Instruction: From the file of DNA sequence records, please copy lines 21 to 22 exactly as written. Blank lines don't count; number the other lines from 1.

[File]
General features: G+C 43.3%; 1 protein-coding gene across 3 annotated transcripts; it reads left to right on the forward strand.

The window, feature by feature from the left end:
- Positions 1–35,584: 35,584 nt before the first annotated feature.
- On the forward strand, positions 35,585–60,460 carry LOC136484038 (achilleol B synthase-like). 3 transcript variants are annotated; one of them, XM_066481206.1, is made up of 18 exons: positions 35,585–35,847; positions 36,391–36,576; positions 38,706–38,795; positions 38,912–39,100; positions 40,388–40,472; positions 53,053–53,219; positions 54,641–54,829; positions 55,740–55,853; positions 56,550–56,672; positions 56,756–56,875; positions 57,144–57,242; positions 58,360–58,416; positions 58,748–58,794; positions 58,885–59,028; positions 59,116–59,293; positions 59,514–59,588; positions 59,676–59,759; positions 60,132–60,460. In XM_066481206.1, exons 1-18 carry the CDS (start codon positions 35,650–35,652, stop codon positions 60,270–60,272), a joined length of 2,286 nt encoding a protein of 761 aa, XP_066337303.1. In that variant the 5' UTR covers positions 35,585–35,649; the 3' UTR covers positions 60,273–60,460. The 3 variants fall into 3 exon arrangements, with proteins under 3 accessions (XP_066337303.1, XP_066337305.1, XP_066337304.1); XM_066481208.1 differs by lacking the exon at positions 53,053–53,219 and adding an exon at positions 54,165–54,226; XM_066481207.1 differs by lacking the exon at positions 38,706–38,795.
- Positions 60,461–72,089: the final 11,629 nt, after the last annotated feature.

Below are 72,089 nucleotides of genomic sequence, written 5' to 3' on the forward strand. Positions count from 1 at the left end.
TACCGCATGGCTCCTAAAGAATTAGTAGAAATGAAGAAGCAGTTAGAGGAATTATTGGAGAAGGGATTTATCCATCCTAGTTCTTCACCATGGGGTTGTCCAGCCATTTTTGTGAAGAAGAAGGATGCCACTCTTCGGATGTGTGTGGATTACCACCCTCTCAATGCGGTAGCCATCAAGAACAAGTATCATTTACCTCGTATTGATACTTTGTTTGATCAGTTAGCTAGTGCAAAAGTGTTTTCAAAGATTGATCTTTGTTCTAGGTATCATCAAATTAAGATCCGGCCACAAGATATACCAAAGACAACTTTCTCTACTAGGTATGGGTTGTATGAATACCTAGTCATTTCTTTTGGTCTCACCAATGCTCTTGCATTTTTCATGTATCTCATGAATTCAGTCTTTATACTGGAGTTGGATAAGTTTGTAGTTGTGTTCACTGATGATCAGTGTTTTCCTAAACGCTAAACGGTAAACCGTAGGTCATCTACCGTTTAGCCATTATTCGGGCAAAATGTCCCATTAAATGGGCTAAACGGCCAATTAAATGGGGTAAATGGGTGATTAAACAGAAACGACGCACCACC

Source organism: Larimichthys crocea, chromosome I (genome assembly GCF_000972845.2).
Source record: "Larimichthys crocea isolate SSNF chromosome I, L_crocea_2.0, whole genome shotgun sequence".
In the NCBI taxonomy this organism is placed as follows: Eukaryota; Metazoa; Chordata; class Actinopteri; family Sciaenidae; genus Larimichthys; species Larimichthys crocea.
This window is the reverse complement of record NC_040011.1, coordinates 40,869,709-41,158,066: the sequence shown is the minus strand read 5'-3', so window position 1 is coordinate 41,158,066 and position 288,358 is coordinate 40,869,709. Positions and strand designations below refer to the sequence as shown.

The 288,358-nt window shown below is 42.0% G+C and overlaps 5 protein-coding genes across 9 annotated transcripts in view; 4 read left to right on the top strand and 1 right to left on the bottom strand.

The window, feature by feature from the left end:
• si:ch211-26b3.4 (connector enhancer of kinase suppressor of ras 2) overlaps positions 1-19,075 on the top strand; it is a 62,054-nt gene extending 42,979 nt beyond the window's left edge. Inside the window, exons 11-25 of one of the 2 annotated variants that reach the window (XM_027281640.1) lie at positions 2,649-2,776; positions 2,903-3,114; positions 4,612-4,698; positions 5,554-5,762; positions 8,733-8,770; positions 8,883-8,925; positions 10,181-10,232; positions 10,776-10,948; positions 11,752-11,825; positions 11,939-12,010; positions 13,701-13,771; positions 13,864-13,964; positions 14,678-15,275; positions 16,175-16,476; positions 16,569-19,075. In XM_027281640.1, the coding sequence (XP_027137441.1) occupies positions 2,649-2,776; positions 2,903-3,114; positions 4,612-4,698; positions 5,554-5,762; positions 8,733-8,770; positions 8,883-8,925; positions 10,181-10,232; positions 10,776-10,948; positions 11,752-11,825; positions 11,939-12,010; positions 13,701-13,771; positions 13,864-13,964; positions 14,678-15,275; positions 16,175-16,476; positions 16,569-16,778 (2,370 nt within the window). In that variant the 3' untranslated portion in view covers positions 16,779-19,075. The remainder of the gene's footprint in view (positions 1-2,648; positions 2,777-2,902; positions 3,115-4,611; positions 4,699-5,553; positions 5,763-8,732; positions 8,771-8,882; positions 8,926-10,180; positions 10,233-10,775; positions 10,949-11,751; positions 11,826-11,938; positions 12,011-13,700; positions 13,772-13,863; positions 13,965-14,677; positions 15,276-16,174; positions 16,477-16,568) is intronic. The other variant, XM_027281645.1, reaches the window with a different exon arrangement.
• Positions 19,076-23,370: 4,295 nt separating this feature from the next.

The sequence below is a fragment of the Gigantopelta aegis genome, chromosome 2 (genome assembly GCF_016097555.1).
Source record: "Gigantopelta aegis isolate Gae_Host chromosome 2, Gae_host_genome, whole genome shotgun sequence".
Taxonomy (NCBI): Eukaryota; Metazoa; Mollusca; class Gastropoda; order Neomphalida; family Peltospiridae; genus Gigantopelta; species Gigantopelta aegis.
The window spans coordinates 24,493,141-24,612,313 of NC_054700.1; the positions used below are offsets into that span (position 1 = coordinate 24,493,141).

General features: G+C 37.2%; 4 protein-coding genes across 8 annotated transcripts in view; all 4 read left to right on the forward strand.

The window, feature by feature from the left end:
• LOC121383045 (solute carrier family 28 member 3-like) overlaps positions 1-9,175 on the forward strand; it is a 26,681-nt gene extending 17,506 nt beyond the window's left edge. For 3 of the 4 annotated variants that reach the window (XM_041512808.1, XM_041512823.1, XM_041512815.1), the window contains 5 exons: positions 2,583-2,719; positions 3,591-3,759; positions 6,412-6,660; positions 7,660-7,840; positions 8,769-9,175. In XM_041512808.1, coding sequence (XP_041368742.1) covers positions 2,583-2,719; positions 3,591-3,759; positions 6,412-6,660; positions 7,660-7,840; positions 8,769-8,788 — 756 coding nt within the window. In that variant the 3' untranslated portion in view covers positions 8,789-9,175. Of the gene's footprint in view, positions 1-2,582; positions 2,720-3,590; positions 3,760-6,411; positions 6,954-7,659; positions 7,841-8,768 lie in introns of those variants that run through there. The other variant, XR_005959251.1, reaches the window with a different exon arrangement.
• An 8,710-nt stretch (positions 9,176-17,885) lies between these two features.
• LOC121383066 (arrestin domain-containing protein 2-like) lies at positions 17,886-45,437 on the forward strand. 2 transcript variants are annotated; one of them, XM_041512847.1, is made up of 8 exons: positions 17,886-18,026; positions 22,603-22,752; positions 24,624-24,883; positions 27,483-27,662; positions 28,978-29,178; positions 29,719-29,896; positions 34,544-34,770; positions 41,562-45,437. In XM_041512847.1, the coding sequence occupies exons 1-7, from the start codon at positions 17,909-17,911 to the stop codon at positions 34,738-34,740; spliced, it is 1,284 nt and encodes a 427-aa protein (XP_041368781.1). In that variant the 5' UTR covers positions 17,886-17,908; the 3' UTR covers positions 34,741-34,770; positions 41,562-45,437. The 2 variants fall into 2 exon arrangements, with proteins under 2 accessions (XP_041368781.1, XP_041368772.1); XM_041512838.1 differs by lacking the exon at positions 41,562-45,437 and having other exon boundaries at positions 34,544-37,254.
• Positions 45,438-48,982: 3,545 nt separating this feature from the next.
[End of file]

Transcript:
The window, feature by feature from the left end:
• LOC121383045 (solute carrier family 28 member 3-like) overlaps positions 1-9,175 on the forward strand; it is a 26,681-nt gene extending 17,506 nt beyond the window's left edge. For 3 of the 4 annotated variants that reach the window (XM_041512808.1, XM_041512823.1, XM_041512815.1), the window contains 5 exons: positions 2,583-2,719; positions 3,591-3,759; positions 6,412-6,660; positions 7,660-7,840; positions 8,769-9,175. In XM_041512808.1, coding sequence (XP_041368742.1) covers positions 2,583-2,719; positions 3,591-3,759; positions 6,412-6,660; positions 7,660-7,840; positions 8,769-8,788 — 756 coding nt within the window. In that variant the 3' untranslated portion in view covers positions 8,789-9,175. Of the gene's footprint in view, positions 1-2,582; positions 2,720-3,590; positions 3,760-6,411; positions 6,954-7,659; positions 7,841-8,768 lie in introns of those variants that run through there. The other variant, XR_005959251.1, reaches the window with a different exon arrangement.